For Doug Klunder, the mission 25 years ago wasn’t so grandiose. As lead developer of Excel, he was handed the job of vaulting Microsoft—then known best for MS-DOS, the operating system in IBM’s PCs—to the forefront in business applications. “We decided it was time to do a new, better spreadsheet,” recalls Klunder, now 50, who joined Microsoft straight out of MIT in 1981 (part of the interview process included lunch with Bill Gates and Steve Ballmer at a Shakey’s pizza parlor).

…..

Klunder and his team came up with “intelligent recalc,” an approach where the program updated only the cells affected by the data change rather than all the formulas in the spreadsheet. Klunder credits Gates with the idea for how to implement the feature—though he says Gates eventually told him he hadn’t implemented what he had in mind at all. Klunder thinks Gates misremembered the discussion, but adds, “Maybe he actually did have a more brilliant idea that now is lost forever.”

Author(s):Thomas E. Weber

Publication Date:14 July 2017 (originally published 2010)

Publication Site: Daily Beast

Top Excel experts will battle it out in an esports-like competition this weekend

Link:https://www.pcworld.com/article/559001/the-future-of-esports-is-microsoft-excel-and-its-on-espn.html

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Move over, League of Legends. Does anyone even care about Overwatch? No, the real future of esports is spreadsheets and Microsoft Excel. Don’t believe us? Then tune in to ESPN3 or YouTube this weekend to find out.

No, this isn’t a joke. The Financial Modeling World Cup will be held this weekend entirely in Microsoft Excel. And the finals (the quarterfinals, semifinals, and the final match) will all be broadcast live as they happen at 9 AM PT. Everyone’s playing for a total prize of $10,000 — funded by Microsoft, of course.

Author(s):Mark Hachman

Publication Date: 10 Dec 2021

Publication Site: PC World

Autocorrect errors in Excel still creating genomics headache

Link: https://www.nature.com/articles/d41586-021-02211-4

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In 2016, Mark Ziemann and his colleagues at the Baker IDI Heart and Diabetes Institute in Melbourne, Australia, quantified the problem. They found that one-fifth of papers in top genomics journals contained gene-name conversion errors in Excel spreadsheets published as supplementary data2. These data sets are frequently accessed and used by other geneticists, so errors can perpetuate and distort further analyses.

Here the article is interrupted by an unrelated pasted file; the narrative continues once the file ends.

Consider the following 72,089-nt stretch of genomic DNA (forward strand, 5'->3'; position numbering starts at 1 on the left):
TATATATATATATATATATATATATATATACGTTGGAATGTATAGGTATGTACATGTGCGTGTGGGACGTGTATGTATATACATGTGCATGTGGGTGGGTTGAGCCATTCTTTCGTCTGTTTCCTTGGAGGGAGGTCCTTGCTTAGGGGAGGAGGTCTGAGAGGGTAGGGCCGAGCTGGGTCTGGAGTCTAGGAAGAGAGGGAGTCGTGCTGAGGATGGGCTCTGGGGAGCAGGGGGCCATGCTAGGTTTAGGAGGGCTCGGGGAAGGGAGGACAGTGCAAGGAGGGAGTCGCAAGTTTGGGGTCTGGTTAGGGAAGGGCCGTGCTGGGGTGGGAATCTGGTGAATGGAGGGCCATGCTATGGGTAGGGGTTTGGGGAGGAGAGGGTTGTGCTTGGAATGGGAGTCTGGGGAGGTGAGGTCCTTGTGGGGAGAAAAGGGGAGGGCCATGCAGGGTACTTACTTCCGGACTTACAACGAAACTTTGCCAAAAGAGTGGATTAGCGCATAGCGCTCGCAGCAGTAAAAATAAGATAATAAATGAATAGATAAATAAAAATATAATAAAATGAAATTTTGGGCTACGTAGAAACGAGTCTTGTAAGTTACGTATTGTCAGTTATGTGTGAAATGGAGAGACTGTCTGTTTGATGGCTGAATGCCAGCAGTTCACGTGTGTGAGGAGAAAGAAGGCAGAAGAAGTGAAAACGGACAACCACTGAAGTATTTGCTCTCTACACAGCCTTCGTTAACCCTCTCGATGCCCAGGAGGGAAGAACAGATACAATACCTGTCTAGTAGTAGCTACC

However, despite the issue being brought to the attention of researchers — and steps being taken to fix it — the problem is still rife, according to an updated and larger analysis led by Ziemann, now at Deakin University in Geelong, Australia3. His team found that almost one-third of more than 11,000 articles with supplementary Excel gene lists published between 2014 and 2020 contained gene-name errors (see ‘A growing problem’).

Simple checks can detect autocorrect errors, says Ziemann, who researches computational reproducibility in genetics. But without those checks, the errors can easily go unnoticed because of the volume of data in spreadsheets.

Author(s): Dyani Lewis

Publication Date: 13 August 2021

Publication Site: nature

Have Fun With Approximations!

Link: https://www.linkedin.com/pulse/have-fun-approximations-mary-pat-campbell/

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Pdf: https://drive.google.com/file/d/0ByabEDuWaN6FNmZhTDBYeEVrNVE/view?resourcekey=0-U4GI2_9zn4UQdWza1bq95w

Excerpt:

In the pre-computer days, people used these approximations due to having to do all calculations by hand or with the help of tables. Of course, many approximations are done by computers themselves — the way computers calculate functions such as sine() and exp() involves approaches like Taylor series expansions.

The specific approximation techniques I try (1 “exact” and 6 different approximation… including the final ones where I put approximations within approximations just because I can) are not important. But the concept that you should know how to try out and test approximation approaches in case you need them is important for those doing numerical computing.

Author(s): Mary Pat Campbell

Publication Date: 3 February 2016 (updated for links 2021)

Publication Site: LinkedIn, CompAct, Society of Actuaries

Cell Maps – Critical Comments

Link: https://logiccomppeople.blogspot.com/2021/04/cell-maps-critical-comments.html

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Cell maps are intended as tools for reviewing spreadsheets. If you spot an error or an inconsistency in the cell map this should be recorded and, if practicable, corrected.

The cell mapping software provides a method for recording a reviewer’s comments. All comments are linked to a specific map (or data table), The comments for a workbook under review are collated in a single worksheet.

Publication Date: 18 April 2021

Publication Site: Logic, Computing, and People